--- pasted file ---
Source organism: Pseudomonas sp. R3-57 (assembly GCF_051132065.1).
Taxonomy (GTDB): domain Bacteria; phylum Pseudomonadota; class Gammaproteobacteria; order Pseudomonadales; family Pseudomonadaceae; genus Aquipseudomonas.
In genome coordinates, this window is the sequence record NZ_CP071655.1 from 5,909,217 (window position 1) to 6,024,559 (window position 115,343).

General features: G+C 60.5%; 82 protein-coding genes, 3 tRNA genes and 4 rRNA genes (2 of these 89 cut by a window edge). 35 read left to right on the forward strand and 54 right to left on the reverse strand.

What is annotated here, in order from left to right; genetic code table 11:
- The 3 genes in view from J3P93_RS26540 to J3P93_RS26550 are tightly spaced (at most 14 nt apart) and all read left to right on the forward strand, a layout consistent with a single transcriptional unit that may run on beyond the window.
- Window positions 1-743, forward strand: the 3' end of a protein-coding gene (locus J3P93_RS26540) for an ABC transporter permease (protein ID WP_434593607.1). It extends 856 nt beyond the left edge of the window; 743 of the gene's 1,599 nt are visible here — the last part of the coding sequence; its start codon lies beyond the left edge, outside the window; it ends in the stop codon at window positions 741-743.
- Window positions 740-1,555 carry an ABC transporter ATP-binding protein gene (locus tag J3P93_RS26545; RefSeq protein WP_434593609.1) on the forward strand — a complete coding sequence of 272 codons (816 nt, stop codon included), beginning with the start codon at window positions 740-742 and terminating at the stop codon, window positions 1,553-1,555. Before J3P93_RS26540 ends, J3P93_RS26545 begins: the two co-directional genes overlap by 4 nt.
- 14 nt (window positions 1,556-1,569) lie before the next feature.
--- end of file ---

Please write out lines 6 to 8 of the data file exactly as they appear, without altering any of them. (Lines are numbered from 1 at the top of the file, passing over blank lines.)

- The 3 genes in view from J3P93_RS26540 to J3P93_RS26550 are tightly spaced (at most 14 nt apart) and all read left to right on the forward strand, a layout consistent with a single transcriptional unit that may run on beyond the window.
- Window positions 1-743, forward strand: the 3' end of a protein-coding gene (locus J3P93_RS26540) for an ABC transporter permease (protein ID WP_434593607.1). It extends 856 nt beyond the left edge of the window; 743 of the gene's 1,599 nt are visible here — the last part of the coding sequence; its start codon lies beyond the left edge, outside the window; it ends in the stop codon at window positions 741-743.
- Window positions 740-1,555 carry an ABC transporter ATP-binding protein gene (locus tag J3P93_RS26545; RefSeq protein WP_434593609.1) on the forward strand — a complete coding sequence of 272 codons (816 nt, stop codon included), beginning with the start codon at window positions 740-742 and terminating at the stop codon, window positions 1,553-1,555. Before J3P93_RS26540 ends, J3P93_RS26545 begins: the two co-directional genes overlap by 4 nt.